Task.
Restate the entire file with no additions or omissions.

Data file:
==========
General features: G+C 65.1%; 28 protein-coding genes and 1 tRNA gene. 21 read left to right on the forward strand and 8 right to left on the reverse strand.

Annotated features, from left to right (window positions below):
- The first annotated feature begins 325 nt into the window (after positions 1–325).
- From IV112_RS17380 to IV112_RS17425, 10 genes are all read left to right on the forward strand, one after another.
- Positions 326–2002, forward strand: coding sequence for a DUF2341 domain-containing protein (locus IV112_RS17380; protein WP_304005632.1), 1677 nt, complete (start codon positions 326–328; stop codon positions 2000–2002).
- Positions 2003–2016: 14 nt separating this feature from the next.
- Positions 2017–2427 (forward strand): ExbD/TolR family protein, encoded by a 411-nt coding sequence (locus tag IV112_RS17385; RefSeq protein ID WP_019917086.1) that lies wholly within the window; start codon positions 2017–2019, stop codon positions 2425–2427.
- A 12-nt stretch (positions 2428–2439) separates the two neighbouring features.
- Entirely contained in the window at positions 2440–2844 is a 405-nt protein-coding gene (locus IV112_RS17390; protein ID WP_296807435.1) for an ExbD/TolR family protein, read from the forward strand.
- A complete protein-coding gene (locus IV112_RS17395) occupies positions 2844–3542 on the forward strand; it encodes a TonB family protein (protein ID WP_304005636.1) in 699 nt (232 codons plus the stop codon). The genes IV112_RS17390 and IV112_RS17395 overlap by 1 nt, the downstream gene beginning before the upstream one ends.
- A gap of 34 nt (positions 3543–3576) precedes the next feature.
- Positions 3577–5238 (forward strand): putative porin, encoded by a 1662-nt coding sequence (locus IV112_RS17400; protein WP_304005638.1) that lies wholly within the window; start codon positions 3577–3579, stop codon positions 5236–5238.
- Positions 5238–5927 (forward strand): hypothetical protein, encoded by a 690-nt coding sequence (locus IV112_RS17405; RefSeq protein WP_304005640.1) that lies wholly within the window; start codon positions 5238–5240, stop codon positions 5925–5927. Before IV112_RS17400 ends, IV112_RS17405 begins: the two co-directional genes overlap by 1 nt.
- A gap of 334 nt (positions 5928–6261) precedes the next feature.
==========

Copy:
General features: G+C 65.1%; 28 protein-coding genes and 1 tRNA gene. 21 read left to right on the forward strand and 8 right to left on the reverse strand.

Annotated features, from left to right (window positions below):
- The first annotated feature begins 325 nt into the window (after positions 1–325).
- From IV112_RS17380 to IV112_RS17425, 10 genes are all read left to right on the forward strand, one after another.
- Positions 326–2002, forward strand: coding sequence for a DUF2341 domain-containing protein (locus IV112_RS17380; protein WP_304005632.1), 1677 nt, complete (start codon positions 326–328; stop codon positions 2000–2002).
- Positions 2003–2016: 14 nt separating this feature from the next.
- Positions 2017–2427 (forward strand): ExbD/TolR family protein, encoded by a 411-nt coding sequence (locus tag IV112_RS17385; RefSeq protein ID WP_019917086.1) that lies wholly within the window; start codon positions 2017–2019, stop codon positions 2425–2427.
- A 12-nt stretch (positions 2428–2439) separates the two neighbouring features.
- Entirely contained in the window at positions 2440–2844 is a 405-nt protein-coding gene (locus IV112_RS17390; protein ID WP_296807435.1) for an ExbD/TolR family protein, read from the forward strand.
- A complete protein-coding gene (locus IV112_RS17395) occupies positions 2844–3542 on the forward strand; it encodes a TonB family protein (protein ID WP_304005636.1) in 699 nt (232 codons plus the stop codon). The genes IV112_RS17390 and IV112_RS17395 overlap by 1 nt, the downstream gene beginning before the upstream one ends.
- A gap of 34 nt (positions 3543–3576) precedes the next feature.
- Positions 3577–5238 (forward strand): putative porin, encoded by a 1662-nt coding sequence (locus IV112_RS17400; protein WP_304005638.1) that lies wholly within the window; start codon positions 3577–3579, stop codon positions 5236–5238.
- Positions 5238–5927 (forward strand): hypothetical protein, encoded by a 690-nt coding sequence (locus IV112_RS17405; RefSeq protein WP_304005640.1) that lies wholly within the window; start codon positions 5238–5240, stop codon positions 5925–5927. Before IV112_RS17400 ends, IV112_RS17405 begins: the two co-directional genes overlap by 1 nt.
- A gap of 334 nt (positions 5928–6261) precedes the next feature.